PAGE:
The death of Jesus Christ was treated as a great victory by His enemies: but His resurrection changed everything. The preceding verses to today's passage (Revelation 11:7-10) describe how Antichrist authorities will persecute God's people and gloat over the elimination of those who proclaim Jesus to be Lord of all. But after those gruesome scenes there is a remarkable change. The unburied bodies of martyred believers left on public display will be given new life, terrifying the onlookers. The physical resurrection of God's prophets will be evidence that truth cannot be killed, that the Lord of Truth cannot be defied and that Jesus is King. This event will be a fresh reminder to the sceptical world that the God and Father of our Lord Jesus Christ still has the power to give life to the dead. Like the vision of the valley of dry bones, given to Ezekiel, the dead became alive through the Spirit/breath of God (Ezekiel 37:10-11).
In the same way that Peter, James and John heard God's voice from heaven when Jesus was transfigured (2 Peter 1:17), now the unbelieving frightened crowd hear God's command, to His prophetic witnesses, to ascend to heaven. Like Jesus, they went up through the air into a cloud until they were hidden from sight (Acts 1:9). But then the drama was not over. In his vision, John saw that there was a great earthquake, killing seven thousand people as 10 per cent of the city's buildings collapsed.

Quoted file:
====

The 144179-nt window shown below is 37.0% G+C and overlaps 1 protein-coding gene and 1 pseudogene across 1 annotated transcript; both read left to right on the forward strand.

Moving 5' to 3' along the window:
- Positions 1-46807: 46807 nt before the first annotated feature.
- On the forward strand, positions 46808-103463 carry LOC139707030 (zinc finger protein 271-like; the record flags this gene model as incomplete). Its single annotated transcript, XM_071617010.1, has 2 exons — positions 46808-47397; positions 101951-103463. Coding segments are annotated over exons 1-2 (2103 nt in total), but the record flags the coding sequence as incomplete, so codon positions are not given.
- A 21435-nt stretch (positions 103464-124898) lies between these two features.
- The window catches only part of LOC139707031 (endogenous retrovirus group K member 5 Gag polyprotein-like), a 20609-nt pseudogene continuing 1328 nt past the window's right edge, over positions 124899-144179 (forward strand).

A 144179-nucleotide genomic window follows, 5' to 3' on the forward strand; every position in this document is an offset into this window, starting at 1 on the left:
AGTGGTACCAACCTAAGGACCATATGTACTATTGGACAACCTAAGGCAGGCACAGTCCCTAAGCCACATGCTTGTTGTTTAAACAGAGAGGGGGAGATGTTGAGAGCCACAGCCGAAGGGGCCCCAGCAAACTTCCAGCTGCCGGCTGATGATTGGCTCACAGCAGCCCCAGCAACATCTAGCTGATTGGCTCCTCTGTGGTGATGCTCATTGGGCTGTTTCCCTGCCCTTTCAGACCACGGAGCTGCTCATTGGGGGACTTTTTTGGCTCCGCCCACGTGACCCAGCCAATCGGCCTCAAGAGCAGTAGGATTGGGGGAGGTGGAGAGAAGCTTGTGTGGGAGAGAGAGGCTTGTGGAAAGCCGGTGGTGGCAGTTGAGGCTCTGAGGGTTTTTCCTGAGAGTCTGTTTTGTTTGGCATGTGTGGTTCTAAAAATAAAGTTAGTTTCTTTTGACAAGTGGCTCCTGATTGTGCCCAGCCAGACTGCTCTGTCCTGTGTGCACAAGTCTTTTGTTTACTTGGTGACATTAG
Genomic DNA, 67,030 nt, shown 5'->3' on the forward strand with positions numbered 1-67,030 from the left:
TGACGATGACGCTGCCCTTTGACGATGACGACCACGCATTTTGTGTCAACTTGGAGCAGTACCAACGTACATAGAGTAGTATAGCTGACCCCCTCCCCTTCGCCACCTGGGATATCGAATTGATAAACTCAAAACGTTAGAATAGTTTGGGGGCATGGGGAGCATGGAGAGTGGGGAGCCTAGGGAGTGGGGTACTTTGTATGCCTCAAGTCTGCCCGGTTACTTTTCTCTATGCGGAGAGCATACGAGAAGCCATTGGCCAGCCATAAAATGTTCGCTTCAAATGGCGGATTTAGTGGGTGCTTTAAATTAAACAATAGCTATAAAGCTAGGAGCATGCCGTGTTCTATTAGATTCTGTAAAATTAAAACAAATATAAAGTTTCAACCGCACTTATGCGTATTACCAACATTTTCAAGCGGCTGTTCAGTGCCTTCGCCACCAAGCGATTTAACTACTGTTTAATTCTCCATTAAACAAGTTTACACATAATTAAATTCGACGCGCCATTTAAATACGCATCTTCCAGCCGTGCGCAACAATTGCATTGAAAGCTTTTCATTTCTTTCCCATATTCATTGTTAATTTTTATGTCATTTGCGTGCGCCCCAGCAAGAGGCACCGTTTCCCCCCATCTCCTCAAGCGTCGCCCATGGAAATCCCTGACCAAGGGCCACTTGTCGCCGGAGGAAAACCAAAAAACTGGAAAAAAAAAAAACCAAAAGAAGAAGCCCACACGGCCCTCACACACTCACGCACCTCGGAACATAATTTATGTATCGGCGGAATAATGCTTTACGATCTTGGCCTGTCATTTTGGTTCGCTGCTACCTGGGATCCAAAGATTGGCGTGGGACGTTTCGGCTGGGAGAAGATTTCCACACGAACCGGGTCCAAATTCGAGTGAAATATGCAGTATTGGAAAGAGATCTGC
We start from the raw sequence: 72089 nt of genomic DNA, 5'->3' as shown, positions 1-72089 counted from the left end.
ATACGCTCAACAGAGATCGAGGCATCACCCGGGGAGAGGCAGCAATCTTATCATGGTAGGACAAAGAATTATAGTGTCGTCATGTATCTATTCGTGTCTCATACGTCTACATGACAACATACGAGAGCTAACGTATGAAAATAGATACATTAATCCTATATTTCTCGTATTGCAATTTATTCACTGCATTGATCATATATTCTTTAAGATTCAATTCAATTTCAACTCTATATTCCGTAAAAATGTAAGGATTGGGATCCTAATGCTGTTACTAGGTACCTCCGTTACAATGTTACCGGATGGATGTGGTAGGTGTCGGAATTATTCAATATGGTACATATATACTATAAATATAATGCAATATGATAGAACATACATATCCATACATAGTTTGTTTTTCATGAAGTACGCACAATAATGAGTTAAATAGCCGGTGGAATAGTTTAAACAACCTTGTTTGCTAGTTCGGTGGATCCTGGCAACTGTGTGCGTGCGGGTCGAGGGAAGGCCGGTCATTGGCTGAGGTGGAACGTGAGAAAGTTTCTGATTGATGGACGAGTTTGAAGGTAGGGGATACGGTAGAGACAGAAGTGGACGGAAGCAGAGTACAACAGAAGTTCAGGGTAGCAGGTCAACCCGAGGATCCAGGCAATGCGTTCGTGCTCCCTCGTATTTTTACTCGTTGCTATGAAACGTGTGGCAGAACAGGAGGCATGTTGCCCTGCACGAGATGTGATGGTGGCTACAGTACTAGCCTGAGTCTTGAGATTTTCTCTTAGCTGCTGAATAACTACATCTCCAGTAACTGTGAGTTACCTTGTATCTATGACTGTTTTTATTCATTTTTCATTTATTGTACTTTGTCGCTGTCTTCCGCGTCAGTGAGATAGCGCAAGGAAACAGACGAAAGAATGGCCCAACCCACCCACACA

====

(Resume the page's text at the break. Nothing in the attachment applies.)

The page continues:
Those who survived started to praise God: the city was in awe of His power. It had been the same when the sailors threw Jonah into the raging sea and immediately it became calm (Jonah 1:15-16); and later when the king and people of Nineveh repented (Jonah 3:5). But like the Ninevites, the awareness of God's Sovereign authority was short-lived as the rest of the vision will reveal. Although praise is stimulated when we appreciate the awesome power, mercy and grace of the Lord, it is obedience that cements a relationship of discipleship with the Lord. As in the parable of the sower, spiritual fruitfulness is inhibited by distraction from God's Word, worldly cares and worries, and the pressures of temptation and testing (Luke 8:11-14).
We cannot tell how this part of the Revelation will be fulfilled, but it has been given to us to reassure us that God watches over the way of the righteous but the way of the wicked will perish (Psalm 1:6). Even the death of God's people is not the end of them or their witness. Tertullian (155-240 AD) said that the blood of the Martyrs is the seed of the church, But the resurrection of the dead is unmistakably God's sign of authority over life; even when unbelievers deny His acts of judgement (Luke 13:1-5). But the message of Revelation is not only to expect God to vindicate His people, but also that we must be tuned for patience endurance and faithfulness (Revelation 13:10). Tough times will come but the Lord will save and keep, sustain and deliver, vindicate and honour all those who love Him with all their heart. That is the challenge for every 'today' until Jesus returns.
© Dr Paul Adams